What is Intuitive Eating? How Did it Originate?
Intuitive eating is a self-care eating structure that combines instinct, emotion, and rational thought. It was created in 1995 by two dietitians, Evelyn Tribole and Elyse Resch, whose book has hundreds of 5-star reviews on Amazon.
Intuitive eating is centered in an attempt to make the mind more able to perceive the body’s needs. It’s not a diet or a food plan; rather, intuitive eating wants to heal the poor relationship many of us have with food. The basic idea behind intuitive eating is to eat when you’re hungry and stop eating when you’re full. Sounds pretty, well, intuitive, right? But for many of us who have struggled with weight, been on and off diets, or used food as a coping mechanism for one thing or another, our relationship with food is more complicated.
Intuitive eating involves really listening to your body — to its hunger and nutritional needs, to what it’s asking from you. For a deep dive into this groundbreaking eating philosophy, we’d recommend reading Tribole’s and Resch’s books. This video also offers a helpful overview of intuitive eating:
Our brief overview will further introduce you to the ten principles of intuitive eating that look something like this:
1. Reject the Diet Mentality
Start by throwing all your diet books and magazines in the trash. Unfortunately, much of this “health” sphere is driven by articles and writings that offer false hope and lies to most of their readers. Get angry at diet culture — it has consistently brought you down over your years of trying to lose weight by promising results that never come.
2. Honor Your Hunger
Do not starve yourself; when you’re hungry, eat! But eat mindfully, and give your body good energy from the right foods and carbohydrates. If you feel deprived while eating intuitively, you’re missing the mark somewhere.
Plus, you may end up binge eating if you don’t eat enough. It’s definitely not satisfying post-binge to feel that you’ve worked this hard and encountered another setback. If you want to rebuild trust in yourself and food, you need to honor your body and its biological signals — especially the ones telling you to eat!
3. Make Peace with Food
If you want to stop feeling guilty every time you eat, you need to make peace with food. Food is fuel for your body; you don’t get mad at your car for needing gas, so don’t get mad at yourself for needing food! If you’re craving something, then eat it. Moderation is key here — if you’re craving junk food, have half of the serving size you usually have, and go from there.
4. Challenge the Food Police
Don’t let the thoughts in your head decide that you’re “good” for eating minimal calories or “bad” because you ate a piece of junk food. These so-called “food police” monitor the ridiculous rules that diet culture has created. The police station is housed deep in your psyche, and its loudspeaker frequently spews hopeless phrases and guilt-provoking words. Chasing the food police away is a critical part of intuitive eating.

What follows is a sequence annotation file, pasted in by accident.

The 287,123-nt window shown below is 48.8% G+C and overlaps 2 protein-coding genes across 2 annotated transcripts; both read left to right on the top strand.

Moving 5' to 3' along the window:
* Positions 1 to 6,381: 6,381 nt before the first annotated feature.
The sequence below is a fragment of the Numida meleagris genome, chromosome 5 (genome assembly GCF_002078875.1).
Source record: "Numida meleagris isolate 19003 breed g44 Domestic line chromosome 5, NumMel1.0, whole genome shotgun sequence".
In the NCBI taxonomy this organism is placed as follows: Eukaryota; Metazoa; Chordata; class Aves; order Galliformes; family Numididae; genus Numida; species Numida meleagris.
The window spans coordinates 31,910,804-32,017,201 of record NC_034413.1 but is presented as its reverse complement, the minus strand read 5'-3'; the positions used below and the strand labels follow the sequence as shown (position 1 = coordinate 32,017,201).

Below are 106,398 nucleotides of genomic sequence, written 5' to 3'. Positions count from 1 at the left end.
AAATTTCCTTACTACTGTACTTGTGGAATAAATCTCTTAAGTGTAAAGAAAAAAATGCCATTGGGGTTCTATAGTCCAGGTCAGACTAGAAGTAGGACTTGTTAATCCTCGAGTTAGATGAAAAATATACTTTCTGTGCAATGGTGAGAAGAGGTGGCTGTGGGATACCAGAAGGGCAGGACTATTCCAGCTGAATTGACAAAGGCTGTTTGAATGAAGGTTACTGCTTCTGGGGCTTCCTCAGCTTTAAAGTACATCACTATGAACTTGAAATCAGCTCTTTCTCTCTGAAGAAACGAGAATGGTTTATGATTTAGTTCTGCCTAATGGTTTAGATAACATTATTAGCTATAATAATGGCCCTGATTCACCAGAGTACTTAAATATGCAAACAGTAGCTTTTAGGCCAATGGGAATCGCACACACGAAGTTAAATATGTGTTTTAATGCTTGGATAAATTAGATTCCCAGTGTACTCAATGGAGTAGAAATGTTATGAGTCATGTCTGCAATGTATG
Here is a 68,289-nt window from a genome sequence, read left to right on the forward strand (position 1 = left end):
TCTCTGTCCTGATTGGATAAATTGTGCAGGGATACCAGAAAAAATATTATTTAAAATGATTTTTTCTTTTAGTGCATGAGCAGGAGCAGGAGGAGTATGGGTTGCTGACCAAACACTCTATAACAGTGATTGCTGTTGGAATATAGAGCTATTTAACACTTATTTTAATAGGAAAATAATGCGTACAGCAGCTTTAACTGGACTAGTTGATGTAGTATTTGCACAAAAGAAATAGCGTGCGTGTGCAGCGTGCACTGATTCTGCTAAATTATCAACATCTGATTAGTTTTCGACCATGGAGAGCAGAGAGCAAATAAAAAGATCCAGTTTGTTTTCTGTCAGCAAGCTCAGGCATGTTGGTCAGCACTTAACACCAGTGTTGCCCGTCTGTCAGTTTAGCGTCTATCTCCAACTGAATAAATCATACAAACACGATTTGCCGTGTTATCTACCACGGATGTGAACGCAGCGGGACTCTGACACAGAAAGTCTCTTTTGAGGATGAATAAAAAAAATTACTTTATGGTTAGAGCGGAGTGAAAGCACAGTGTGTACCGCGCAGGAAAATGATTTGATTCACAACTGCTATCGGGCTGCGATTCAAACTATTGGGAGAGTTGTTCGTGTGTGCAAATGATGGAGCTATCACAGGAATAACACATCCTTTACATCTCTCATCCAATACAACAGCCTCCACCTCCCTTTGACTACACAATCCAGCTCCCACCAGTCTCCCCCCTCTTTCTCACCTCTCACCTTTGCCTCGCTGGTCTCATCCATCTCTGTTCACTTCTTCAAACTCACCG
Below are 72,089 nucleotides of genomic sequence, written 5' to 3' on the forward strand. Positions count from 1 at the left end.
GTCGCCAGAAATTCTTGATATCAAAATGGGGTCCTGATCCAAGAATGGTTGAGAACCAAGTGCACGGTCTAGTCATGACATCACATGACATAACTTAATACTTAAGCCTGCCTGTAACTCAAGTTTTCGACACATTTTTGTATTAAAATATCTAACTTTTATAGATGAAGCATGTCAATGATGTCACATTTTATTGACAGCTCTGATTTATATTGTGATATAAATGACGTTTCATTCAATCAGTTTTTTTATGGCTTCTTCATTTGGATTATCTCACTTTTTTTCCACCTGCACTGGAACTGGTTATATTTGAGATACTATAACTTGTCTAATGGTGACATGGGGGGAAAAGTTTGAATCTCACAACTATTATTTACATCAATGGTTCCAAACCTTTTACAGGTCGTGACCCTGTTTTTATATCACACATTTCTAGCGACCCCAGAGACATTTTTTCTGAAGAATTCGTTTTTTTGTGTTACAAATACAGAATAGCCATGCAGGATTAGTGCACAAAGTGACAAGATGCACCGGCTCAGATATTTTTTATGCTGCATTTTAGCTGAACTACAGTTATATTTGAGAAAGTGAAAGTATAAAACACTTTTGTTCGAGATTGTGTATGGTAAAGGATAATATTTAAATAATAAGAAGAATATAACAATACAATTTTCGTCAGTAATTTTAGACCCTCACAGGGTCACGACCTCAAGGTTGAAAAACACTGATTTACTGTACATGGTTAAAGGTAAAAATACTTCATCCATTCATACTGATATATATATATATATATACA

5. Discover the Satisfaction Factor
Feel what it’s like to be full from the foods you want to eat. Just for a day, try to eat everything you want (in moderation, of course!). And be sure to throw in one or two healthy foods at least as a snack before eating the next meal you have been craving for months.
6. Feel Your Fullness
While eating, pause halfway through and check in with yourself to see if you’re still hungry or not. Sometimes we mindlessly eat more than we actually can handle. Being mindful might show you that you only need half the food you eat in a day. When you do feel full, be grateful for it.
7. Cope with Your Emotions with Kindness
Sometimes food restrictions can make us feel out of control. Instead of just restricting, try to figure out what’s really going on in your body and mind. Anxiety, loneliness, boredom, and anger are all emotions we sometimes try to fix with food.
Food is not the answer to any of these feelings. It may comfort for the short term, distract from the pain, or even numb you temporarily. But that’s the thing: it’s just temporary. And in turn, you’re pushing your problems down even more. Let today be the day you finally face some deeper emotional issues with an abundance of self-kindness.
8. Respect Your Body
Your body is beautiful just the way it is. We did a whole post about this, which you can find here. You have to treat the person you see in the mirror with as much respect as you would a stranger. You don’t treat strangers better or worse depending on their body size or shape, so why would you treat yourself any differently?
9. Movement — Feel the Difference
Whether it’s by walking around the house, going for a run outside, or just laying on your bed and breathing, take time to really feel the movement of your body. Please don’t focus on burning calories; just focus on what it feels like to move your body. Where do you feel pain? Where do you feel comfortable? Becoming aware of these things will be invaluable to your self-care and intuitive eating journeys.
10. Honor Your Health — Gentle Nutrition
Choose foods that honor your health and nutrition. If you know that a significant portion of your current diet is junk food-based, slowly try to incorporate healthier foods into your diet. This can help your eating habits seriously improve! While one day is not enough to invoke permanent change, every small step counts. Consistency and dedication are vital to becoming healthier over time, and remember not to beat yourself up when you do slip up!
Intuitive eating has been proven to work when it comes to losing weight and becoming healthier. If you follow these ten principles, maybe it will work for you, too!
Do you have any experience with intuitive eating? What do you think about the concept (or the practice, if you’ve tried it!)? Let us know in the comments below!
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